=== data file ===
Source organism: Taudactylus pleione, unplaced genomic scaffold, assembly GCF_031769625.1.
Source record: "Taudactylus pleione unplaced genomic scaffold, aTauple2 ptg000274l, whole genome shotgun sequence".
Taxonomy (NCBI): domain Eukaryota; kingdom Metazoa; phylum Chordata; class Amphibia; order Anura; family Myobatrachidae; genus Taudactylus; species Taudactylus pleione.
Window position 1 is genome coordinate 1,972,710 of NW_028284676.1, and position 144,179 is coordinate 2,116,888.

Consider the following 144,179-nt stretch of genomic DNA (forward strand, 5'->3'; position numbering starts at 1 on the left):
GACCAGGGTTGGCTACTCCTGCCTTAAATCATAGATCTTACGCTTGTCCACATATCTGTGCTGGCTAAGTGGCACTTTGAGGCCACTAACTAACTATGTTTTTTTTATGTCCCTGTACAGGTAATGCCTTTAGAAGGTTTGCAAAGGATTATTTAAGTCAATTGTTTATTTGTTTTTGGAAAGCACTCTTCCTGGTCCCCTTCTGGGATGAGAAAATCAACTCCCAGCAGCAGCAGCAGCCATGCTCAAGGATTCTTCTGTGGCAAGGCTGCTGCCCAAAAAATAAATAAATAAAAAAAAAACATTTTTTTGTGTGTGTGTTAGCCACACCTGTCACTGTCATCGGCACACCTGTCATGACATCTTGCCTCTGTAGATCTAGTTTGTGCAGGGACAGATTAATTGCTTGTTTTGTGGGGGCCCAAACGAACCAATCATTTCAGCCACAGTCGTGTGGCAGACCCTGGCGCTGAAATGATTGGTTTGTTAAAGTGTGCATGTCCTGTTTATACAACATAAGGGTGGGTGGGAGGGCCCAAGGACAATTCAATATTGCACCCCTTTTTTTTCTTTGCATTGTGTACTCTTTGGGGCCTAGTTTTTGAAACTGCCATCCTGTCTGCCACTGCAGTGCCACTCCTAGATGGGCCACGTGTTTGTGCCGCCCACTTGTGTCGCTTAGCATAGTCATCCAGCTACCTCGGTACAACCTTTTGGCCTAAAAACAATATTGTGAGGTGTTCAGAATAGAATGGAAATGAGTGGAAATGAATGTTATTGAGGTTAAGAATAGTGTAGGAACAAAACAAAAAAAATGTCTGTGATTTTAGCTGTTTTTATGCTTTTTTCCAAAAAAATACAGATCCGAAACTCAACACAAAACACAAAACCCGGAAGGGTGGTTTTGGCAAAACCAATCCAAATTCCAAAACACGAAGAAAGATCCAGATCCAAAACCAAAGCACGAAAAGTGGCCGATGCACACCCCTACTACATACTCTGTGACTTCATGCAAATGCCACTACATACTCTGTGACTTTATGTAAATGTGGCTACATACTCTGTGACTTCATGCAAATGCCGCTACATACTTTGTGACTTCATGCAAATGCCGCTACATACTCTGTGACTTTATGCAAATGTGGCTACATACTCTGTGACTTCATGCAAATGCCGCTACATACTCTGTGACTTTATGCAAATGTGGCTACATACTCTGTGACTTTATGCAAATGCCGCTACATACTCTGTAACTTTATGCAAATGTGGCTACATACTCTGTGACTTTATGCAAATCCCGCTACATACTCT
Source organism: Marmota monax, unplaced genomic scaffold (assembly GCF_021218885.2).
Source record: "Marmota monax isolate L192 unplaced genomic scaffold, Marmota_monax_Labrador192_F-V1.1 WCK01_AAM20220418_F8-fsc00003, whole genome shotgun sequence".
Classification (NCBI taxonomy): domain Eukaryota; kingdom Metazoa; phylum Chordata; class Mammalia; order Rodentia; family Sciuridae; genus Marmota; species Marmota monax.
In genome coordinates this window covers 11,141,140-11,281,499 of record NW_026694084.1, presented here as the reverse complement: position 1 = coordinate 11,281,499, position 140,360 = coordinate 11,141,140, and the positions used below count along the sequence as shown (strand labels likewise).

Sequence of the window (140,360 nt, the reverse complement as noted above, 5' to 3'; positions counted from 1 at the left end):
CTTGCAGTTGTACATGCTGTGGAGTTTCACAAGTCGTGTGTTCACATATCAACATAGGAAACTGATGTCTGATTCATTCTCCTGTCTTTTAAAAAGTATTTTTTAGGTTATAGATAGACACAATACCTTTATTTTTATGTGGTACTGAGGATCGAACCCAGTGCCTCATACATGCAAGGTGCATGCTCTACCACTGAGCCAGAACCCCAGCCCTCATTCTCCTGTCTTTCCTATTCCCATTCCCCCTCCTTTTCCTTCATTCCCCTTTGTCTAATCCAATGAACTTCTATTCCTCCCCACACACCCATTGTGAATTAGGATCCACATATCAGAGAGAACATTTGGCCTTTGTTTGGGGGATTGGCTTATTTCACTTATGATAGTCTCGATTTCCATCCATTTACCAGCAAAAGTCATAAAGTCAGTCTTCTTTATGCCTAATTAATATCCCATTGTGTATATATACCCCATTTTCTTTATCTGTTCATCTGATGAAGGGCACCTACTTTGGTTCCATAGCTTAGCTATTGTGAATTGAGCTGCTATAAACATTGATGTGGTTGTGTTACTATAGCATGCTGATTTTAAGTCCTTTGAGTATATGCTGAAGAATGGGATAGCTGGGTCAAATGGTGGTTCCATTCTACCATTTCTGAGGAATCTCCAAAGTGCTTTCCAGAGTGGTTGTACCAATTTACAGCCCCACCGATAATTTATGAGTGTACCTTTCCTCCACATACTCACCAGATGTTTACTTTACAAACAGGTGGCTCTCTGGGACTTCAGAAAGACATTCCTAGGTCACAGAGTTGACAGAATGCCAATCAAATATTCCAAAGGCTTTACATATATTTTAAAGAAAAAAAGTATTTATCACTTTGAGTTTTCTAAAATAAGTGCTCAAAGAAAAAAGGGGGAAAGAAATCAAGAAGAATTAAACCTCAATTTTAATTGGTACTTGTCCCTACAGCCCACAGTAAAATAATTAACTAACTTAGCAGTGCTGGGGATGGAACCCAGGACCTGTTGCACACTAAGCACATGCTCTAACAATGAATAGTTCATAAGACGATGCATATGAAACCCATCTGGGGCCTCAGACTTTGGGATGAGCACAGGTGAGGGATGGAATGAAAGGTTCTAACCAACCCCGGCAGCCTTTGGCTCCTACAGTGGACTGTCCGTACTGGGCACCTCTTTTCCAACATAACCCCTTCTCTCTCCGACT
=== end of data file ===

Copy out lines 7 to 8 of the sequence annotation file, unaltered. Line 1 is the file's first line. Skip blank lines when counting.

Source organism: Marmota monax, unplaced genomic scaffold (assembly GCF_021218885.2).
Source record: "Marmota monax isolate L192 unplaced genomic scaffold, Marmota_monax_Labrador192_F-V1.1 WCK01_AAM20220418_F8-fsc00003, whole genome shotgun sequence".